The draft Directive is, unsurprisingly, somewhat incoherent. While imposing a general obligation to monitor uploads, it also indicates that an existing rule that prohibits a general obligation to monitor also stays in place. So, companies will have to invest in tools that have this functionality and will only have the opportunity, but possibly not the obligation (depending on how courts interpret the obtuse text of the Directive), to use it. It just happens that using this functionality gives them more safety from liability. As the rules are currently drafted, companies will have an obligation if they exceed an unspecified level of active engagement with the content.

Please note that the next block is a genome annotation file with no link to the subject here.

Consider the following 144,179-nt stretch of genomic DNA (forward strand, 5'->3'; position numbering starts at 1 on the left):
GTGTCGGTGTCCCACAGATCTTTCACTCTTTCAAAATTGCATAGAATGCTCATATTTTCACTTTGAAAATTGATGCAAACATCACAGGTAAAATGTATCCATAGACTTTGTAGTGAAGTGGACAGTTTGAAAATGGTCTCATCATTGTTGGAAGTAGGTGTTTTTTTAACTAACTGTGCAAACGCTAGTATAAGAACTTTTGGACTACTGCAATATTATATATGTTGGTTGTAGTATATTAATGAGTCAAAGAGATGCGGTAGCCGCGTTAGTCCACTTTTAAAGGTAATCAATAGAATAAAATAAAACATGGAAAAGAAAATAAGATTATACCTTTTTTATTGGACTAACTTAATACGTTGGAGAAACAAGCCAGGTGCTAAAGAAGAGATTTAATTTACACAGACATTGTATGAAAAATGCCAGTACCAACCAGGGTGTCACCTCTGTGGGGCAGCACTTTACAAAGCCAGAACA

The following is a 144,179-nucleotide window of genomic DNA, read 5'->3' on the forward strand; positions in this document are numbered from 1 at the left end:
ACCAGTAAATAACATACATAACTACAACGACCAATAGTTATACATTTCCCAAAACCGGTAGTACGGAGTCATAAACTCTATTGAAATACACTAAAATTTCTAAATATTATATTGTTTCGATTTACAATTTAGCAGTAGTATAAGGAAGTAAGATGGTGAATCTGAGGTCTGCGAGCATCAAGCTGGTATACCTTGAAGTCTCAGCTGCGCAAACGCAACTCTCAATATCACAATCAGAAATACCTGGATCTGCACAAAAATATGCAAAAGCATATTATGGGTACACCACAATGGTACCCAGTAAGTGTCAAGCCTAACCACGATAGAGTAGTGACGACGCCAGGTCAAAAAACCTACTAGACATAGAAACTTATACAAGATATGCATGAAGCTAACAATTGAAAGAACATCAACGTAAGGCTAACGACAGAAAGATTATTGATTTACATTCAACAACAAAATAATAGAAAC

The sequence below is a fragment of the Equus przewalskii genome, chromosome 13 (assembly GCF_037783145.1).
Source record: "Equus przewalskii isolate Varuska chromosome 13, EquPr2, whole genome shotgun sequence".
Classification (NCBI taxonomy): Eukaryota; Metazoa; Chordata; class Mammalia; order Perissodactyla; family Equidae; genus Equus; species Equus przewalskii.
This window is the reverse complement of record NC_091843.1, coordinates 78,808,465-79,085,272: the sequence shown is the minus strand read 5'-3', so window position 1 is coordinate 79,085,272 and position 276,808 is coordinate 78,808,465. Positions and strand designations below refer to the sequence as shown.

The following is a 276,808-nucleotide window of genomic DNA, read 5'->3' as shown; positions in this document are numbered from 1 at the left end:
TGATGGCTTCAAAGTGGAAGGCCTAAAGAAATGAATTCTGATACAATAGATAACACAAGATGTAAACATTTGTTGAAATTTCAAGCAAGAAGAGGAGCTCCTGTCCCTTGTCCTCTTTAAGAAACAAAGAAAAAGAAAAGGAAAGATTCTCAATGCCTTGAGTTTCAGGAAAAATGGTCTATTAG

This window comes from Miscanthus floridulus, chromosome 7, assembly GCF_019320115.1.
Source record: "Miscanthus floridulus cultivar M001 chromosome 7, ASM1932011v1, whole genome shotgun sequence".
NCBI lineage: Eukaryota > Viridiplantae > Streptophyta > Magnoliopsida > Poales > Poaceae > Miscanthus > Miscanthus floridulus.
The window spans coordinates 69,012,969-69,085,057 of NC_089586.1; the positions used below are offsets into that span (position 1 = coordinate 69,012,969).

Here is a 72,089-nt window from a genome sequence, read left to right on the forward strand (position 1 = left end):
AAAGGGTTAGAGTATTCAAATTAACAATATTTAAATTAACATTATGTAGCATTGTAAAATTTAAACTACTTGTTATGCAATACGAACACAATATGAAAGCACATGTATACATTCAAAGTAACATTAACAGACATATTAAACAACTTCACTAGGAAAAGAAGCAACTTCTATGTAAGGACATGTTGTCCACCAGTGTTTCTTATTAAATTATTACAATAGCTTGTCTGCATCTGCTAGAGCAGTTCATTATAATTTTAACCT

In the same Directive, there is a proposal for a new “ancillary copyright,” whereby news outlets would be able to negotiate a fee for snippets of content to be used by services such as Google News or, possibly,Twitter – a policy often referred to as a “Google tax”. Hardly a pro-Google policy, right? Wrong. In Germany, where this policy has already been adopted, Google has the economic muscle to simply refuse to pay and suddenly it is not Google, but the publishers, who have a problem. Publishers put their content online in order for people to view it and to make money from advertising that is on their sites. They need Google News more than Google News needs them. So, the outcome is that everybody pays except Google. The Spanish government came up with a cunning plan, they passed a similar law to the one in Germany, but required Google News to pay. Result: Google News Spain shut down, to the detriment of smaller Spanish news outlets in particular and, again, everyone except Google loses.